Transcript of Interview: Joint Press Conference with Hon Duncan Gay MLC

Interview

BPC047/2014

30 May 2014

Jamie Briggs: It is fantastic to be here today with the Action Minister—New South Wales Action Minister, or Roads Minister, Duncan Gay and parliamentary colleagues delivering upon the second stage of WestConnex 18 months early.

Today we are announcing—we're launching the environmental impact statement process, the community consultation, to get underway with WestConnex Stage 2 earlier than what we expected because the Federal Government committed $2 billion in the Federal Budget through a concessional loan to get this project started along with New South Wales. New South Wales under the leadership of Mike Baird, Duncan Gay, are getting on with it. That's what we want. We want outcomes. We don't just want announcements. So this is a first step; a very important step to getting the project underway here at King Georges Road on the M5 to ensure that we get WestConnex Stage 2…

We are also doing additional announcements today in relation to the Western Sydney package, which Duncan will talk about, but again it is delivering upon the commitments. It is making decisions and taking action. It just shows what happens when you have an Infrastructure Prime Minister driving the agenda in cooperation with action-focused states.

Duncan?

Duncan Gay: Thanks, Jamie. It's really great. Two weeks ago, I was out on this road with the Premier, the Prime Minister, Jamie, and myself when we announced the $2 billion loan which is allowing us to start early. We've already submitted a planning proposal for this road, and today they've started looking at the EIS. So things are happening. That's 18 months earlier. You can hear behind us the people that use it are just ecstatic, and so they should be. It's been a bloody mess for too long and they, like us, can't wait to get the thing fixed.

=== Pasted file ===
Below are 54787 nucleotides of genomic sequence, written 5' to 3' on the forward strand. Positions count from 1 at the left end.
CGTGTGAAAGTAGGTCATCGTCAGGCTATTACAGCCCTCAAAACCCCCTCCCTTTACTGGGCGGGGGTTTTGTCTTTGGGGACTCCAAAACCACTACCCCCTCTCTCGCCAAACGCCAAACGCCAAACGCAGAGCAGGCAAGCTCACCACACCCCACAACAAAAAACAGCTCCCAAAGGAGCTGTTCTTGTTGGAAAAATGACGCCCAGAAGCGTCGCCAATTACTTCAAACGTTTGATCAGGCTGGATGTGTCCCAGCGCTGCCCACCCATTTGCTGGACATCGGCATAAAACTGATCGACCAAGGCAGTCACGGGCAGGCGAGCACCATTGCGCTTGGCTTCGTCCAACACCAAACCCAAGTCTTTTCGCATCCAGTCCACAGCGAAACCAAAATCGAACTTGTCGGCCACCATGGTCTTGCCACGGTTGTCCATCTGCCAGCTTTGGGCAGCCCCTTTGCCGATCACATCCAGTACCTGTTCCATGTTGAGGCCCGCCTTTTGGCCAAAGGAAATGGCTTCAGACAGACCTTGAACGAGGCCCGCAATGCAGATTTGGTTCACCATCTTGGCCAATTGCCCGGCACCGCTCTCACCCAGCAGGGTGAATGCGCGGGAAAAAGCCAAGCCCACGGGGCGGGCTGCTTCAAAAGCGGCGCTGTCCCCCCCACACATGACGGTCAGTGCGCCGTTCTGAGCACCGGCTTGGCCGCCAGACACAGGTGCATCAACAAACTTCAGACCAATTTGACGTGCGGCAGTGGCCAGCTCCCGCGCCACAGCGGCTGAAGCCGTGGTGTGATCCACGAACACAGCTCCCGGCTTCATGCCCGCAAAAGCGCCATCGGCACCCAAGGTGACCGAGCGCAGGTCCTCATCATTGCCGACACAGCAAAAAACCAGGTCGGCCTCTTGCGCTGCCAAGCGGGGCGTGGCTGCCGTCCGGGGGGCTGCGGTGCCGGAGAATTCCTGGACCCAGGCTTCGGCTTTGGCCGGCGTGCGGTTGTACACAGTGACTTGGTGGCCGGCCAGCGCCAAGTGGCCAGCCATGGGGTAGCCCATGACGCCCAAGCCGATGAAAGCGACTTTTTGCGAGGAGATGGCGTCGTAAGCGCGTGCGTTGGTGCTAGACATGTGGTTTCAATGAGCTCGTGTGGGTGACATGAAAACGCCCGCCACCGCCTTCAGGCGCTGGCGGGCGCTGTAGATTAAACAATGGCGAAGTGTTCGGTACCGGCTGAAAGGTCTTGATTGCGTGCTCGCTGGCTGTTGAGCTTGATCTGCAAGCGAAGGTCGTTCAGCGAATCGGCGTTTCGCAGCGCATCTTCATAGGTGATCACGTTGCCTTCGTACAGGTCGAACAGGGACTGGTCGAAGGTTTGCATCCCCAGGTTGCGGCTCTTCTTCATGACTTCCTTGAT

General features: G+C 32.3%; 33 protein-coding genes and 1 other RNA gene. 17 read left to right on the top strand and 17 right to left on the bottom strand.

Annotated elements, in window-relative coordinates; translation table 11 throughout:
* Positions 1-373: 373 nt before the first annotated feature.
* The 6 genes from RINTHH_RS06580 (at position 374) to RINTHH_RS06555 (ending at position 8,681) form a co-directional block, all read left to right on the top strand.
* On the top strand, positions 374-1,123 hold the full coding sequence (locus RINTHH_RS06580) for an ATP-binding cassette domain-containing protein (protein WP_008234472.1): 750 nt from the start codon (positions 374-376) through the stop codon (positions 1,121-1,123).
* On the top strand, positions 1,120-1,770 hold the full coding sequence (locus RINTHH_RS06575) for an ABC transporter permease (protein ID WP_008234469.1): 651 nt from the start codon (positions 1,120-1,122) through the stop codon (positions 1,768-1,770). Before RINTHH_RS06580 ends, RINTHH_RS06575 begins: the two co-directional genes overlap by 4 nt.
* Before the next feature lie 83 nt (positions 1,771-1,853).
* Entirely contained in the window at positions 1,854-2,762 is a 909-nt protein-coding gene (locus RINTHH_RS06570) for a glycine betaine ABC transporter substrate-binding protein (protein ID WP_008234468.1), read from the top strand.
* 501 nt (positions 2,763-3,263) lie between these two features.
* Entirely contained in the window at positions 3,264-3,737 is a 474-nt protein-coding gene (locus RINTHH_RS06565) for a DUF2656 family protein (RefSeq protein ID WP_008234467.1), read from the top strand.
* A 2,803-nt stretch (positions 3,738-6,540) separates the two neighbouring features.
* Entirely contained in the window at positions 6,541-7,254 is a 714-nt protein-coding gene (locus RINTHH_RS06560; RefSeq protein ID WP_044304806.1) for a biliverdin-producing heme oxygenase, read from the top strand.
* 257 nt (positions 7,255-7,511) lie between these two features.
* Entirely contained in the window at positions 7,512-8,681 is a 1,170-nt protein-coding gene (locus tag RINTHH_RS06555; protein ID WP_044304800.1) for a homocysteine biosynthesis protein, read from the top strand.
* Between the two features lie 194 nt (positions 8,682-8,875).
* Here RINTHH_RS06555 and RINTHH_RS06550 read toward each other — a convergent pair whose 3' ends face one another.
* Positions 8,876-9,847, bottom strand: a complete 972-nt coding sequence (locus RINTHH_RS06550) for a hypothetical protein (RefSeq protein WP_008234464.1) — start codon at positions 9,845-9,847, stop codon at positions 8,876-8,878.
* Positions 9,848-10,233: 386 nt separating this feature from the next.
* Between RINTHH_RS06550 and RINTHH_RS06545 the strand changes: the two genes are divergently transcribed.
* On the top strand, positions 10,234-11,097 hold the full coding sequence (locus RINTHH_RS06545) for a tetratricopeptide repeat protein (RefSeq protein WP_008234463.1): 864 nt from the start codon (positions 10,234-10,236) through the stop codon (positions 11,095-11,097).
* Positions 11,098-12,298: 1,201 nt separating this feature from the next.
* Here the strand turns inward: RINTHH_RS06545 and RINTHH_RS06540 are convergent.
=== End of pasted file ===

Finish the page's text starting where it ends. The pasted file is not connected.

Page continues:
So we'll get the air horns, we'll get the toots. People are happy because they like what the Prime Minister is doing and they like what the Premier is doing. We're about to start Stage 2 of WestConnex at the same time as Stage 1. They also know a little bit up the road currently happening is the widening of the M5 West. So they're seeing things happen from the State and the Federal Government.

We're also announcing today that we're looking for the chief operating officer, the project manager, for the delivery of the Western Sydney roads—$3.5 million in there—and we're also announcing that the contract has been let for Stage 1 of Bringelly Road. A lot happening very important in New South Wales, so we thank the Federal Government for their help our members, both state and federal. We're pretty darn excited.